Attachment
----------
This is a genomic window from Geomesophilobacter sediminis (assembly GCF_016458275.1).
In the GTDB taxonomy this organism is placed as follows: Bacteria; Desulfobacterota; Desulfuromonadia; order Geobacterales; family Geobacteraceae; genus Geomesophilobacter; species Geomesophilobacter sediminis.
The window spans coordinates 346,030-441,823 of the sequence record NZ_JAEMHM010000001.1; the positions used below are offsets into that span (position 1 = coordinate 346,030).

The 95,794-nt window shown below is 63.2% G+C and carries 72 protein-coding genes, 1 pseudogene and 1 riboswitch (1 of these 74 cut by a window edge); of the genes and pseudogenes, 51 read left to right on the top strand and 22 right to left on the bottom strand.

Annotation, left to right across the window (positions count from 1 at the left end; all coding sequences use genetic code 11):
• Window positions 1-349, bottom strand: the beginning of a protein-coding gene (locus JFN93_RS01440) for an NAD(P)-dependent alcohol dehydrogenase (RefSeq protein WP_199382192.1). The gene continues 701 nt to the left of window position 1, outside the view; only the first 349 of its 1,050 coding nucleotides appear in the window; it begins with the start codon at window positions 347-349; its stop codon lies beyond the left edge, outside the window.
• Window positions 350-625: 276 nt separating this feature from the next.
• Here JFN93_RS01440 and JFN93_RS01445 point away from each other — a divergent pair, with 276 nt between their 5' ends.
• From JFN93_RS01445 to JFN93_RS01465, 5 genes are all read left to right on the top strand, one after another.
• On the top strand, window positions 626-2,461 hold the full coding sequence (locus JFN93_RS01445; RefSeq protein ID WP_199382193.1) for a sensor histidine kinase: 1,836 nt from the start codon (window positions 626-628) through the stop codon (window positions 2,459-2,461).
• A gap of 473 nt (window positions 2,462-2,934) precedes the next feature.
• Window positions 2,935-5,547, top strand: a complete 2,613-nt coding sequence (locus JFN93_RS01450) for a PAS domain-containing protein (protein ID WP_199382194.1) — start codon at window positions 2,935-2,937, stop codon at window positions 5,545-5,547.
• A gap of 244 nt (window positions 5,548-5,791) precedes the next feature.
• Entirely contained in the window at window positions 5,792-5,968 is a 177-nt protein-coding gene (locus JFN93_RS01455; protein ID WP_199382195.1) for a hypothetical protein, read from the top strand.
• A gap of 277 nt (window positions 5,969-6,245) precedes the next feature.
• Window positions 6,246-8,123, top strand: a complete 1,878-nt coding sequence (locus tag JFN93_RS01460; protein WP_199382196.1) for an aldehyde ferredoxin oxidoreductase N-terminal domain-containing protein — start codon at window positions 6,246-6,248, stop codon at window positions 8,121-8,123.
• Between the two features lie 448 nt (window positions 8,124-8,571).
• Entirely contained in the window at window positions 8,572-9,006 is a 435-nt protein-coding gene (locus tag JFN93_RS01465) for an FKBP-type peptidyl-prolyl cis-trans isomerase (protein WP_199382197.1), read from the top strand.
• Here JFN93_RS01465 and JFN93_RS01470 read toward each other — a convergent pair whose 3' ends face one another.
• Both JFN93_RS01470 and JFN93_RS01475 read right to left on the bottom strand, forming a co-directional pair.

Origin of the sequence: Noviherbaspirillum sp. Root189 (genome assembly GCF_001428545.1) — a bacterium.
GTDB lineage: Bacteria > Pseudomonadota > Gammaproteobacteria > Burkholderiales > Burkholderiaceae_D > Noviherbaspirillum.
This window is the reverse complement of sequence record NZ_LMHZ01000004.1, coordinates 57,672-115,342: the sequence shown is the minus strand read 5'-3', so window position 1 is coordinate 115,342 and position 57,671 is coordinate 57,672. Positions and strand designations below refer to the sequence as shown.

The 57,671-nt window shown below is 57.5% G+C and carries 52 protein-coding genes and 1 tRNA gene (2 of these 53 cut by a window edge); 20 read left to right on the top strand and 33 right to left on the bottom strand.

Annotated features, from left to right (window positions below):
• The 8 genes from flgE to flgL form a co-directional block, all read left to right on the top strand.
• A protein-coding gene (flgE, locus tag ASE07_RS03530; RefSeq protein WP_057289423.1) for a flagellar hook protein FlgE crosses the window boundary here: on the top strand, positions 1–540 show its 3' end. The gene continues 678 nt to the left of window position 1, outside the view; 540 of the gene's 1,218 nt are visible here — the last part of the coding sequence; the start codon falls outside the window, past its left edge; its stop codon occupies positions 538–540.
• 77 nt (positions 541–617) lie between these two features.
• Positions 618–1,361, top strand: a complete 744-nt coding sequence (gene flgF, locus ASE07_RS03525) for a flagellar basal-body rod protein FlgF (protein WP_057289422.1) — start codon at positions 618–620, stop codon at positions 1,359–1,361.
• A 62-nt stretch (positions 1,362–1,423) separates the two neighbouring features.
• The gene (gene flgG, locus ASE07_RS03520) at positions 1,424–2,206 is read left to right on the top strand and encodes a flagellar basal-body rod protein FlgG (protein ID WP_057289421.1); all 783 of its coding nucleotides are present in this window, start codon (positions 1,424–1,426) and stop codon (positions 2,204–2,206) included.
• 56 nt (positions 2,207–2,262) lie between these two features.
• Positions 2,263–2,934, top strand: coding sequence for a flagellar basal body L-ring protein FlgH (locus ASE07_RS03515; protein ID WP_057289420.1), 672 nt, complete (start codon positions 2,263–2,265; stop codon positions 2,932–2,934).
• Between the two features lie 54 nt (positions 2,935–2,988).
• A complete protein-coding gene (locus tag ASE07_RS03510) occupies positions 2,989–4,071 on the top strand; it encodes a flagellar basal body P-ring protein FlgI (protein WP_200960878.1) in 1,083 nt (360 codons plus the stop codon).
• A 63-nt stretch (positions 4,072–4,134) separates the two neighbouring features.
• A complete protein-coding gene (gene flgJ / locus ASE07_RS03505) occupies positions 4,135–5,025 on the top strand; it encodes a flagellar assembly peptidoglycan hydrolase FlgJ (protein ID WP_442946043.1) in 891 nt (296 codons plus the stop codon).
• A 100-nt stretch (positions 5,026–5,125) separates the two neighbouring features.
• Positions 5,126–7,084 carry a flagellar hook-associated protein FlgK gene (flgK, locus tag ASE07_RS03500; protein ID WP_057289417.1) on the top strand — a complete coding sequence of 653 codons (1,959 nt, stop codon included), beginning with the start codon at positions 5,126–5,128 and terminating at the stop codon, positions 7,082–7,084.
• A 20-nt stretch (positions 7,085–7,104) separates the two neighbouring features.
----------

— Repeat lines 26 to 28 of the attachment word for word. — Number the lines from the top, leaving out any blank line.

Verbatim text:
• The 8 genes from flgE to flgL form a co-directional block, all read left to right on the top strand.
• A protein-coding gene (flgE, locus tag ASE07_RS03530; RefSeq protein WP_057289423.1) for a flagellar hook protein FlgE crosses the window boundary here: on the top strand, positions 1–540 show its 3' end. The gene continues 678 nt to the left of window position 1, outside the view; 540 of the gene's 1,218 nt are visible here — the last part of the coding sequence; the start codon falls outside the window, past its left edge; its stop codon occupies positions 538–540.
• 77 nt (positions 541–617) lie between these two features.